We entered the building through "Gate C," which will be the entrance for the community rink. 

Just inside Gate C.

Listening intently while Marv explains what we're seeing.

The large "hole" in the center of the picture will be the skate rental "window".
The "hole" to the left of it will be the concession stand

The arena will be home to PSU's D1 hockey teams, club teams, IM teams, State College Area High School's hockey team, PSU figure skating, community skating, and on and on!

We moved further into the arena and to the community rink. The community rink is NHL sized, but the boards differ from those of the main rink. The community rink boards have aluminum stanchions and the "glass" doesn't flex like that of the main rink. There will be seating for 350 at the community rink.

Still quite a bit of work to be done on the community rink.

The scoreboard for the community rink.

From the community rink, we wormed our way through the building to see the training and locker room areas.

The visiting team's locker room...pretty plain!

Making our way to the PSU locker rooms, we passed the entrance to the main rink.

The strength and conditioning room for the men's and women's teams.

The continuation of the "Penn State Hockey" from the previous picture.

The state-of-the-art RapidShot Hockey Training System.

In here, the players can work on their one-timers!

And with the RapidHands equipment, they can work on their heads-up stick handling.

The entrance to the men's locker room.

On the left will be the lounge area of the locker room; on the right will be a drink station.

The men's locker room, complete with ventilation system to (hopefully) avoid that awful hockey locker room smell!

This wall will hold a "smart board" where coaches can review plays with the team.

Pretty awesome PSU logo on the ceiling.

Marv shows off the hockey stick storage area. Sticks will hang above as players come and go. Additional sticks will be stored in the cubbies underneath (they're deep's pretty neat!).

The ice bath and hot tub area.

The women's locker room.

This floor logo is pretty freakin' sweet! The men's locker room has one, too.

We made our way to the main rink, and I must say that anyone who plays on that main rink ice is going to feel like a rock star. What an amazing rink and atmosphere! The student section is VERY steep to allow for 1,000 seats and is located behind the goal that the opponents will have to defend for two of the three periods. Couple the student section with the design for the entire arena which will maximize crowd noise, and it's going to be a rip-roaring good time at Pegula!

This is how the PSU teams will approach the ice from their locker rooms.

Marv pointed out the student section, the club seats, and the suites.

The new scoreboard.

The main rink at Pegula Ice Arena.

Fresh off of what will soon be the main ice, we walked around the concourse level.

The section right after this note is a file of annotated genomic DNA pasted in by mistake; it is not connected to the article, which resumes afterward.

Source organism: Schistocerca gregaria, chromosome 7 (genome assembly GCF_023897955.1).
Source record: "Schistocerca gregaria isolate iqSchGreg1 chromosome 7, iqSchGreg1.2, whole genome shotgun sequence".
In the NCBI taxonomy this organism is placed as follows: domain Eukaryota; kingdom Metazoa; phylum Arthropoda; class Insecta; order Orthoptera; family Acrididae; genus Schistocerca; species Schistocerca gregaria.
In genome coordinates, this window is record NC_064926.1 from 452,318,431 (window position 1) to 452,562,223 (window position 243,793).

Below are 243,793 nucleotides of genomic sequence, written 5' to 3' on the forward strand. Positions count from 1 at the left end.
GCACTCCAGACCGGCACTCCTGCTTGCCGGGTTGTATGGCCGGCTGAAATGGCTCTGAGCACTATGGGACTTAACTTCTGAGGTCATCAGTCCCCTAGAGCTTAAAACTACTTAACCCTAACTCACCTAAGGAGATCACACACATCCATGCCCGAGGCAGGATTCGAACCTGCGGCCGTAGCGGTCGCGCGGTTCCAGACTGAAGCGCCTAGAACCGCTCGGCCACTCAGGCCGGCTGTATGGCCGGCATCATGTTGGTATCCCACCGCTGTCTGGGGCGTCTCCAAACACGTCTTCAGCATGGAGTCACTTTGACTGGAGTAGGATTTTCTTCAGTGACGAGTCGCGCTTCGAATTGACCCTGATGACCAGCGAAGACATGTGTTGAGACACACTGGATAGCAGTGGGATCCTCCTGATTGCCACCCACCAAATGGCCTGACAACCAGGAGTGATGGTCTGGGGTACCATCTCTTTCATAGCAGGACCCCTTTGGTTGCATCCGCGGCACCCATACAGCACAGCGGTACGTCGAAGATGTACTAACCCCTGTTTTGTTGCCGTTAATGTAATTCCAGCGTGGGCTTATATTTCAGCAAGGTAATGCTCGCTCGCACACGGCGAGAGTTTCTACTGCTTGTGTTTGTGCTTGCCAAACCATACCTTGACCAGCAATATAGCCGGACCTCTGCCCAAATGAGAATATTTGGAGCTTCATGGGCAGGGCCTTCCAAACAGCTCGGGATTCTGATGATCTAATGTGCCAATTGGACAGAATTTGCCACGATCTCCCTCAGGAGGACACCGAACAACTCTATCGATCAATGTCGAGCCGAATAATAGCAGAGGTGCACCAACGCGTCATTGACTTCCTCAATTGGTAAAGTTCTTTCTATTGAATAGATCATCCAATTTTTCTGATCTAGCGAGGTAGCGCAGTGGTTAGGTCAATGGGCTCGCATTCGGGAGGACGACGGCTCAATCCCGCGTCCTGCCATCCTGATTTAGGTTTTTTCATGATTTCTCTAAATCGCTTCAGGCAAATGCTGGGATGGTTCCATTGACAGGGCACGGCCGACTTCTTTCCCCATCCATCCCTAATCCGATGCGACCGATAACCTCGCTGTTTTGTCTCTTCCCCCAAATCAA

Directional signage on the concourse level.

The concession stands are all named with hockey terms.

I'll be curious to see if they serve different things, or just all have different names?!?

A look at the main arena from the concourse level. (And there's Ryan!)

Gregg gives the new ice arena a big thumbs up!

The words on this sign are spelled out with hockey pucks.

The border will eventually be filled with hockey pucks from any/all teams that contribute one, which I think is an awesome idea!

Gregg, Mary, and Jolene check out the view from the top of the student section.

One section of the concourse level contains exhibits about Penn State hockey, past and present.

Roaring into D1 competition in a SWEET arena!

An exhibit explaining the progression of PSU hockey.

Another concession stand - this one is "Icing."
(For the record, they should totally sell blue & white cupcakes here.)

This is the main entrance to the arena. It has MAJOR WOW FACTOR!

Makes me wonder...does the Lion have to be able to ice skate for appearances at games?!?

This wall will be dedicated to Terry Pegula. It's meant to look like the Marcellus Shale with natural gas drilling. Can you see it?

Next, we walked up to the club level. The club level boasts cushy seats and swanky restrooms.

The view from the club level.

Cushy club level seats.

Oh. Hey. Check me out in my PPE!

Swanky sinks in the club level restrooms!

Checking out one of the suites on the club level -sinks, fridge, and storage.

Drink rail seating with 12 seats in front.

Back down on the ground floor, we walked to the Zamboni area.

This is where the Zamboni will dump its ice shavings.

Zamboni access to the community rink.

And Zamboni access to the main rink.

Our tour ended back on the community rink floor, where Marv was kind enough to take a picture of our group.

Front: Jolene, me, and Mary G.
Back: Gregg, Penny, Kristin, Terri, Ryan, Mary W., Shelby, and Lora Lee

I think everyone in our group was in agreement that the Pegula Ice Arena is a spectacular venue. It sure puts all of the change orders and certificates of payment that have crossed my desk into perspective. The arena is worth every penny that's been spent! 

Personally, I can't wait until I get the opportunity to attend a hockey game there and skate on the community ice. Is it hockey season yet?!?